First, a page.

FinanceFinancial Education

Understanding Mutual Funds & ETFs

Mutual funds and ETFs (exchange-traded funds) are pooled investments that allow individuals to combine their money with others for the benefit of buying larger numbers of individual investments from different sources (diversification).  The promised benefit of greater diversification is less risk since the fund or ETF is less susceptible to the ups and downs of single-investment ownership. Although they are similar in this respect, they have stark differences, as well.

The most notable difference is the way they are purchased and sold. Most mutual funds have some form of sales charge, even no-load funds, whether assessed when the fund is initially purchased, when sold or ongoing (12b1 fees). ETFs are traded like stocks in that the broker assesses a transaction fee upon purchase or sale rather than a sales charge. In addition, mutual funds are traded for their net asset value (NAV) when the market closes, whereas, ETFs are traded in real time throughout the day. Finally, mutual funds typically have minimum funding requirements. ETFs allow an investor to buy as little as one unit.

There are potential differences in annual tax treatment, as well, due to the way they each handle asset turnover (sale versus like-kind exchange). However, there is ultimately no way to escape paying taxes on the gains when the investor liquidates, so the difference regarding annual tax liabilities is negligible in the long run.

Without getting into a full-blown lesson regarding Modern Portfolio Theory and the interaction of different asset classes, coefficients of risk, and the Efficient Frontier, it is important to understand the way mutual funds and ETFs are managed, and how management style can directly impact portfolio performance.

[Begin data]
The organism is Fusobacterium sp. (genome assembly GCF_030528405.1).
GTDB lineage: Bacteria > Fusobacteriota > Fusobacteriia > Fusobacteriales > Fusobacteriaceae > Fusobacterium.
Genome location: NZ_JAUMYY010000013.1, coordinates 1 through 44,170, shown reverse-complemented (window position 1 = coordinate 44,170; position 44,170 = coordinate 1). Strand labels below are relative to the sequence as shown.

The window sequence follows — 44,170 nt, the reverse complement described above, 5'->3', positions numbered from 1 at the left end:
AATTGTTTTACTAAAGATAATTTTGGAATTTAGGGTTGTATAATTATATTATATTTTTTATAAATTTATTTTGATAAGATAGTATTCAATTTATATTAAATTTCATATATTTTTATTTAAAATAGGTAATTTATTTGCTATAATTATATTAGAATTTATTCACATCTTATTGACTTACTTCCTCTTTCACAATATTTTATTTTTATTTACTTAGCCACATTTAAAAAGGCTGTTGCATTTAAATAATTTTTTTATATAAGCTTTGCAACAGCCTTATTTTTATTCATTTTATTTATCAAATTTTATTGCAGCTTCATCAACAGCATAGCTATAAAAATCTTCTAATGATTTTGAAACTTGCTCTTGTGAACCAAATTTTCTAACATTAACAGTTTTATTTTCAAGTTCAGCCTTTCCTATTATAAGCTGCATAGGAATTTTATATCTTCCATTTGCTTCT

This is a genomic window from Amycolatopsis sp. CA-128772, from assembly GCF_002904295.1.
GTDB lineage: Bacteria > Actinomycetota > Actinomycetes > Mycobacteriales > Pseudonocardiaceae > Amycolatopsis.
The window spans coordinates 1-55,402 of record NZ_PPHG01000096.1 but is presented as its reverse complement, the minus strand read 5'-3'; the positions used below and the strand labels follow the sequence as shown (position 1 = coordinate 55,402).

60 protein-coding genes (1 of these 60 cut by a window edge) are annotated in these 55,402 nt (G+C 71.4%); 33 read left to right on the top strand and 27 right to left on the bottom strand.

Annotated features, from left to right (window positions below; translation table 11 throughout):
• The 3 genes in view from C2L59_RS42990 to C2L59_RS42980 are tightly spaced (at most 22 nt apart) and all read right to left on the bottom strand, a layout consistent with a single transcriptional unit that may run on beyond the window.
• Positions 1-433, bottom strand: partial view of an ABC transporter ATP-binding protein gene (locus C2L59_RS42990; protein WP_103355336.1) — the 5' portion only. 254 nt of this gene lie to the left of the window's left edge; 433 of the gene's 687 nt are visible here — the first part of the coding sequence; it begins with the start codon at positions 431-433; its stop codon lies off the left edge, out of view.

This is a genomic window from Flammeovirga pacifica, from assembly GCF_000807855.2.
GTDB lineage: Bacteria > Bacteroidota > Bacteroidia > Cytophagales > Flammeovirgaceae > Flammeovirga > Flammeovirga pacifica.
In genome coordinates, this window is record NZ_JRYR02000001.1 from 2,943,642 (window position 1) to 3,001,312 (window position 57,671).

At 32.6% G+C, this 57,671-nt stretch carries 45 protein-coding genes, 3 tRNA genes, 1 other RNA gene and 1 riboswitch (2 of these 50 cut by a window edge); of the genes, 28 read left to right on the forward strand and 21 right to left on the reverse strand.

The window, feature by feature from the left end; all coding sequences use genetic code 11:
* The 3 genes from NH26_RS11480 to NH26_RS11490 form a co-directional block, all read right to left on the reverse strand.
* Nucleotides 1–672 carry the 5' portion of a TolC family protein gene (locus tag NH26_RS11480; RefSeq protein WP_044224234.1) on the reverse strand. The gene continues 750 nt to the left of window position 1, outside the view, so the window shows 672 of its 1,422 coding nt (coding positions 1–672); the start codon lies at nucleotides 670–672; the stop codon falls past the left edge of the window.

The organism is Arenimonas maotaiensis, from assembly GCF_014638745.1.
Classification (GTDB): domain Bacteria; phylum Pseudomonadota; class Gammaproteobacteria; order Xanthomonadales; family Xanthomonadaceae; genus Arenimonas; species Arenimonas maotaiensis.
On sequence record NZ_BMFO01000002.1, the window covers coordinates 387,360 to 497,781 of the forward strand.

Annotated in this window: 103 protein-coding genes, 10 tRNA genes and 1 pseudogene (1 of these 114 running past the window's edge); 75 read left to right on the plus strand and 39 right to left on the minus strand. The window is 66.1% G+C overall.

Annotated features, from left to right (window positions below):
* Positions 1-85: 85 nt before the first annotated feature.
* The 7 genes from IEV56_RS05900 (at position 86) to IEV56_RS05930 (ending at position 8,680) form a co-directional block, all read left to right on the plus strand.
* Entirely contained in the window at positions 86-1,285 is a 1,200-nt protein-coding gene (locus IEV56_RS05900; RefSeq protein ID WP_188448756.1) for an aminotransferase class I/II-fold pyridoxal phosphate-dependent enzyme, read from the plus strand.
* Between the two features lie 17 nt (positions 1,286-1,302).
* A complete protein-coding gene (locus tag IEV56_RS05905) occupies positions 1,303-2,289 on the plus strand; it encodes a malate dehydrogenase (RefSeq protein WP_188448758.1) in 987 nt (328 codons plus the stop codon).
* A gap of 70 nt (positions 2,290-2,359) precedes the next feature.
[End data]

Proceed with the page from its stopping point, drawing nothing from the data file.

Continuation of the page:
Without getting into a full-blown lesson regarding Modern Portfolio Theory and the interaction of different asset classes, coefficients of risk, and the Efficient Frontier, it is important to understand the way mutual funds and ETFs are managed, and how management style can directly impact portfolio performance.

If an investor wishes to purchase a mutual fund or ETF to satisfy a specific diversification goal, say large-cap stocks or high yield corporate bonds, they are typically doing so for the express purpose of portfolio balance and risk/return management. What happens if the manager is allowed to “chase returns” by misallocating a predefined portion of the underlying portfolio into an unrelated asset class? On the surface, this may appear to be sound management, but it may (1) prove unsuccessful, and (2) distort the integrity of the investor’s portfolio balance. Mutual fund managers are notorious for this type of style drift. ETFs managers are not.

With all of their similarities and differences, the single factor each investor should understand before investing is that their principal is at risk of loss…period. There is no guarantee of principal for investment loss in these vehicles. There may be opportunity for high yielding gains, but there is equal opportunity for damaging losses.

Before making an investment decision, it is critical advisors and clients alike understand all of the options and potential pitfalls, especially when alternatives are available that offer upside potential with no downside risk. But, that is a topic for another day… Stay tuned.

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